Reuben Gold Thwaites (1853 - 1913) was an American librarian, historian and editor. He was born in 1853 in Dorchester, Massachusetts, and moved with his family to Omro, Wisconsin, in 1866. While teaching school, he studied college-level coursework and worked on local farms. He also reported for the Oshkosh Times. In 1874 he went to Yale University and studied history and economics as a special student. Though he never studied formally at the collegiate level beyond his time at Yale, he was awarded an LL.D. form the University of Wisconsin later in his life. Thwaites returned to Wisconsin two years later and settled in Madison, where he served for a time as managing editor of the Wisconsin State Journal. In 1885 he became Assistant Corresponding Secretary of the Historical Society of Wisconsin, and when Lyman C. Draper retired as Secretary in 1887, Thwaites was appointed to succeed him. It was a post he would hold until his death. Thwaites' scholarly reputation rested primarily as his skills as an editor of historical documents. Among the more important projects completed by him and his assistants during his years with the Society were: The Jesuit Relations and Allied documents (73 vols.), Lewis and Clark Journals (8 vols.), Early Western Travels (32 vols.) and Collections of the State Historical Society (vols. 11-20). He is credited with raising the scholarship surrounding the Lewis and Clark expedition to a new Level. He discovered and uncovered various additional original sources, including journal of Sergeant Charles Floyd, the only member of the Corps of Discovery to die on the expedition. Prior to that, general knowledge, as well as, serious scholarship were, for the most part, clouded by legend. However, he has also been criticized, especially recently, for failing to account for prejudicial and inaccurate sources while editing the Jesuit Relations. Not satisfied in being simply an academic, he was a historian who attempted to understand history by experiencing those aspects that he could, and bringing those experiences to life. He took canoe trips on the Wisconsin, Fox and Rock Rivers, took a bicycle trip across England, and took a trip down the Ohio River in a rowboat. Thwaites was a frequent lecturer on American history at the University of Wisconsin, and he was honored with an LL.D. in 1904. He was also president of the American Library Association from 1899-1900, and in 1910 he was named president of the Mississippi Valley Historical Association. Thwaites died of heart failure in 1913.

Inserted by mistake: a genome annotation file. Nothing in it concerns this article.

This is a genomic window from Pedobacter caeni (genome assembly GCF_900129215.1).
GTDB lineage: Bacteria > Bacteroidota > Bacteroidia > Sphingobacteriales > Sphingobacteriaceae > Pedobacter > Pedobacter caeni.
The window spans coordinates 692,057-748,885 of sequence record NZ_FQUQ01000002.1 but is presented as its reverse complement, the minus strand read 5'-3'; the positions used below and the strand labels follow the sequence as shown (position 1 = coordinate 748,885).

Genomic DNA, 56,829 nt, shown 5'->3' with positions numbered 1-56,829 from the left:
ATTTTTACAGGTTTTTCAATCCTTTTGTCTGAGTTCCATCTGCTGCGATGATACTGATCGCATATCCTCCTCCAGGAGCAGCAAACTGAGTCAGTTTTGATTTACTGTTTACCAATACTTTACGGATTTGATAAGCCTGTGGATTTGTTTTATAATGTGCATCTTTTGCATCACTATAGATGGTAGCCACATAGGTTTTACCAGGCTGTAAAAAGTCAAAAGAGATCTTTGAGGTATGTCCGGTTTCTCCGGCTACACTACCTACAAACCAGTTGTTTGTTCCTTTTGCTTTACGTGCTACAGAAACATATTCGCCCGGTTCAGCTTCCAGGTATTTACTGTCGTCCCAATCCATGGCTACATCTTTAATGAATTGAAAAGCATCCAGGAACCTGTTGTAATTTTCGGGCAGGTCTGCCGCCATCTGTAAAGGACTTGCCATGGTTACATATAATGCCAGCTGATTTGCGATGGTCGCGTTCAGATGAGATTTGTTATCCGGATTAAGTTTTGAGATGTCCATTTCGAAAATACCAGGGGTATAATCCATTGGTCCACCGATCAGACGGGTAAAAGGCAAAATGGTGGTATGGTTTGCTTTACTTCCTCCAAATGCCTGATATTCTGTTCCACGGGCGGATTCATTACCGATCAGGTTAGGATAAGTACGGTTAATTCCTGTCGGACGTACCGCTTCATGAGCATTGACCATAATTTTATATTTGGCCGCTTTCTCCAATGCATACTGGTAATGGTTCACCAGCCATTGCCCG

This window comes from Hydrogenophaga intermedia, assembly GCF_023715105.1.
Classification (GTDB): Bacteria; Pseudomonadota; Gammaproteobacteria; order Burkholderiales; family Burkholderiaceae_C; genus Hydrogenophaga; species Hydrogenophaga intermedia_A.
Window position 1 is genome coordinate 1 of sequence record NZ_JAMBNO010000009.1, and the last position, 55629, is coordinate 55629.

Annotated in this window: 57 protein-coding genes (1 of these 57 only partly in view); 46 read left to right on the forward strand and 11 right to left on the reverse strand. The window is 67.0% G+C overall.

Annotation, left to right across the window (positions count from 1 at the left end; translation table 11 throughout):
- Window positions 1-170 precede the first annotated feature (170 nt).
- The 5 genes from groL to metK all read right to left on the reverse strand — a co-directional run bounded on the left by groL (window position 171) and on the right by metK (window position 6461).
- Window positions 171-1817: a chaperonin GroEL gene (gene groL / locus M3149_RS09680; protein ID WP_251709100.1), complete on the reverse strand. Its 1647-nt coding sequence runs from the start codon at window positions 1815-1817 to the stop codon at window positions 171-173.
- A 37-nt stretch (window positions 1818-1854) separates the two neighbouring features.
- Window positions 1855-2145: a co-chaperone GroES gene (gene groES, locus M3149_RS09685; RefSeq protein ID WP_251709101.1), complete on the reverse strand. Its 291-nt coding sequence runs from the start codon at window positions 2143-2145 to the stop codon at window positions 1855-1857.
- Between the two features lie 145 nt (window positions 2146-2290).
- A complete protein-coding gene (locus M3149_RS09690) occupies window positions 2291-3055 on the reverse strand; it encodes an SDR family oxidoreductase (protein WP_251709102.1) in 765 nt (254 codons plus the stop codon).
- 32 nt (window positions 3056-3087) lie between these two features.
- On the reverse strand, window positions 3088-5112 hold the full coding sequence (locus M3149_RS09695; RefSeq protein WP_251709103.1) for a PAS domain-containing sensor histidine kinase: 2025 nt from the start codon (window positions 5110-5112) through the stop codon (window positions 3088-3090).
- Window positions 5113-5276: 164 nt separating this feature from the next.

The mystery of Dead Mountain: In February 1959, a group of nine experienced hikers in the Russian Ural Mountains died mysteriously on an elevation known as Dead Mountain. Eerie aspects of the incident—unexplained violent injuries, signs that they cut open and fled the tent without proper clothing or shoes, a strange final photograph taken by one of the hikers, and elevated levels of radiation found on some of their clothes—have led to decades of speculation over what really happened.
As gripping and bizarre as Hunt for the Skin Walker: This New York Times bestseller, Dead Mountain: The Untold True Story of the Dyatlov Pass Incident, is a gripping work of literary nonfiction that delves into the mystery of Dead Mountain through unprecedented access to the hikers' own journals and photographs, rarely seen government records, dozens of interviews, and the author's retracing of the hikers' fateful journey in the Russian winter.
You'll love this real-life tale: Dead Mountain is a fascinating portrait of young adventurers in the Soviet era, and a skillful interweaving of the hikers' narrative, the investigators' efforts, and the author's investigations. Here for the first time is the real story of what happened that night on Dead Mountain.